Maroma offers unabashed pampering; it’s the kind of place where you return from a long beach walk craving coffee and find a tray with freshly brewed Mexican café waiting for you in front of your door. Or where the staff at the beach seems to read you mind and restocks your cooler and ice bucket with hibiscus-flavored water, when you’re not quite ready for a cocktail. Or arranges towels just so. The staff, from the hosts who help with special requests to the team on the beach, are friendly and warm.
The resort has a bewildering range of room categories. Villa clusters hold between two to six suites. All the rooms are large but not all have ocean views, so if one is important to you, be sure to request it. The one-bedroom suites all have an outdoor area with plunge pool and access to a private beach. If you’re a serious spa-goer, get a room near the new Maroma Spa by Guerlain, with 9 cabins and treatments integrating Mayan elements and a focus on holistic well-being, purification rituals and rebirth. The spa also features an Apothecary with lessons on how local herbs are used for healing. (The glass-bottled organic bathroom toiletries in every room by Mexico City–based brand Xinú, scented with incense, lemon, and clay, channel a spa, and large soak tubs with bath salts and scrubs and a turtle-shaped loofah are a nice touch.) There’s also a new meliponario—a secluded bee sanctuary that supports local biodiversity and education, and supplies curative honey from the much-lauded stingless “golden protectors”—with new hives by the Fundación Selva Maya, an area non-profit. The bee motif figures on everything from your wooden key fob to ice cubes, bookmarks; the honey, in cocktails, dishes and spa treatments.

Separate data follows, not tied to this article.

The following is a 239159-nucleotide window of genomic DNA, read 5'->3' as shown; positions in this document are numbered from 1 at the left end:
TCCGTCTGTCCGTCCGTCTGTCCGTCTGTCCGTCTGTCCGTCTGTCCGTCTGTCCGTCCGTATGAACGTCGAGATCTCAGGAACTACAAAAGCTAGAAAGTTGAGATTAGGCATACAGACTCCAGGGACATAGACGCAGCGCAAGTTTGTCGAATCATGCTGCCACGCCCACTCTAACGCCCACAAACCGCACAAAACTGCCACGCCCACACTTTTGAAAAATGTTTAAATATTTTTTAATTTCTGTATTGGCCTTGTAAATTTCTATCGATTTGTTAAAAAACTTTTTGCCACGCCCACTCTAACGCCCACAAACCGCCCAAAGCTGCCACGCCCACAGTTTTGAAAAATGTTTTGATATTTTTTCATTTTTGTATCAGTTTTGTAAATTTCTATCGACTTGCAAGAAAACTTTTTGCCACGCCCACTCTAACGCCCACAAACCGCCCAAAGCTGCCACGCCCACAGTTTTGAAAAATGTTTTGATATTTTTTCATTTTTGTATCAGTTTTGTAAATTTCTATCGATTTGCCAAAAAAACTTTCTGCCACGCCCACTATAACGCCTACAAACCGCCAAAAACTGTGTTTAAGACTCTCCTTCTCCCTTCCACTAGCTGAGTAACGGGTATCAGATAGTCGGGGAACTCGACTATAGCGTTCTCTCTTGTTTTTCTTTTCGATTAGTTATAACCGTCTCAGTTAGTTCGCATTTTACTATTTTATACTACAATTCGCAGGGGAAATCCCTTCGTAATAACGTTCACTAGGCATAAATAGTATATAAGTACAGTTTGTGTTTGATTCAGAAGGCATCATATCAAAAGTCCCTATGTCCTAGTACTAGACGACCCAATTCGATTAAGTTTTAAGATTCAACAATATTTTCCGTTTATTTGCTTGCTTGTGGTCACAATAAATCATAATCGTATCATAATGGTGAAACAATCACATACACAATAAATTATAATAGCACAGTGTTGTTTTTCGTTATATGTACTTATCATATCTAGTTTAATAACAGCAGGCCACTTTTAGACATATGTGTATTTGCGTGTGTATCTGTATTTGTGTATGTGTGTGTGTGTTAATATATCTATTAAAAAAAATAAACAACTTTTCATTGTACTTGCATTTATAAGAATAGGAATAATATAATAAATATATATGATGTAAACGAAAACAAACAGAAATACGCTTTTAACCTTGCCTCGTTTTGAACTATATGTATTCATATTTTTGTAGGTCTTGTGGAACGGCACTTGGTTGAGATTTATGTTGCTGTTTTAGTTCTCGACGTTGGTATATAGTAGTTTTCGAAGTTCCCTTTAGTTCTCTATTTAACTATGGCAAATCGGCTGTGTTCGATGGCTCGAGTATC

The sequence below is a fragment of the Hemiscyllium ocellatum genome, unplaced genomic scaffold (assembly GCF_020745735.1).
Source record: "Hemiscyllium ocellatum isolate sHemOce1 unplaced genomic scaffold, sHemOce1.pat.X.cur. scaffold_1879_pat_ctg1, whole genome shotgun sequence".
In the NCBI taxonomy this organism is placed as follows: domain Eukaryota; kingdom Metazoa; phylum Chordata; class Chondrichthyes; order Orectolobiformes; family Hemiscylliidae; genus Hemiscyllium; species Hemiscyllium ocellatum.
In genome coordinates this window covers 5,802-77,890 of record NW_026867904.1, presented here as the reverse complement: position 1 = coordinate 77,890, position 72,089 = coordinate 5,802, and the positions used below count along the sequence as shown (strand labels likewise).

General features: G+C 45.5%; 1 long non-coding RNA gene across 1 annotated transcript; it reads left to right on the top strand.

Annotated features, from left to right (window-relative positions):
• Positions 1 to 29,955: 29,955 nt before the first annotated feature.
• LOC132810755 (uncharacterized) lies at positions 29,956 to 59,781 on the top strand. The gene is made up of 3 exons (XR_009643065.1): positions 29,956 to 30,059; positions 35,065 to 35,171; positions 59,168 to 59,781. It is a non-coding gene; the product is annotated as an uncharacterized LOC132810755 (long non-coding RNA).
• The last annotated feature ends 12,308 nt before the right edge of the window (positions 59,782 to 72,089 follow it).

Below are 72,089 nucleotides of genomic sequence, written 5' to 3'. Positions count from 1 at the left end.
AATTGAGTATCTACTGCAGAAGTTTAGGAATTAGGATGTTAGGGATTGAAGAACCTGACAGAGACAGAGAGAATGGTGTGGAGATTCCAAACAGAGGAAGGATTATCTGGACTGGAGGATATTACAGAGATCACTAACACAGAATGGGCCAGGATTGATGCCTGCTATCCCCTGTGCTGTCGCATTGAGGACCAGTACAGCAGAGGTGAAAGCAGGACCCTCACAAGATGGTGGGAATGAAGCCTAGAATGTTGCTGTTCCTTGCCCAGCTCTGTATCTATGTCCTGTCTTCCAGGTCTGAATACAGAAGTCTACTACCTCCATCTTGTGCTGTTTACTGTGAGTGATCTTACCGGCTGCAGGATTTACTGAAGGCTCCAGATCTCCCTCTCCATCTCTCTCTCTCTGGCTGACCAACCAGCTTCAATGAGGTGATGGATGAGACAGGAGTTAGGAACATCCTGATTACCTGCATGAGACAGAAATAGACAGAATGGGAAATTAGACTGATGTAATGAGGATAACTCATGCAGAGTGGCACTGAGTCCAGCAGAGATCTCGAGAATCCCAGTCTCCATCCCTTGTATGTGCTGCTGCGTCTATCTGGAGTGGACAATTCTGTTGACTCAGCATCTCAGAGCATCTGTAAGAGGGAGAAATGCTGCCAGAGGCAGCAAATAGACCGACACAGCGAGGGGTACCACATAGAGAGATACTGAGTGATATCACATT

Maroma offers multiple restaurants, including Casa Mayor (traditional Mexican), and the new Woodend, with an open (and open-fire) kitchen helmed by Aussie Top Chef Curtis Stone from Gwen and Maude in L.A. The focus on local produce means lots of delicious shareable small plate vegan and pasta options and seafood and meats. Breakfast on the terrace is still a meal you may not want to skip. Most congenial is Freddy’s Bar, in a large open palapa by the beach (although longtime bartender Freddy Flores has departed to be closer to home and family).
When they’re not at the beach or the spa or in the water, guests will find plenty to do: there are grab-and-go bikes by the exercise room near the entrance; candle making (in honor of the candle lighting tradition on display throughout the property at night); tequila and mezcal tastings; scuba diving and snorkeling; and day trips to Chichén Itzá or Tulum or Akumal to snorkel with wild turtles to name a few. Of course, many guests may opt to never leave the beach and that’s just fine, too.
Maroma is most magical at dusk and after sunset, when votive candles are lit across the property, and guests stroll through what looks like the set of a sumptuous production of A Midsummer Night’s Dream. Slightly indulgent? For sure, but it’s remarkable how quickly one can get used to it. And the coatis (the curious creatures that are a cross between an anteater and a racoon) and lizards may wander in occasionally to see what the fanfare is all about.
Who Should Stay
Maroma allows children year-round, but the sedate, romantic setting may not be ideal for families with young children. For those who are wary of critters and animals, Maroma’s jungle setting does mean that it is common to see lizards, monkeys, bugs and more around the property.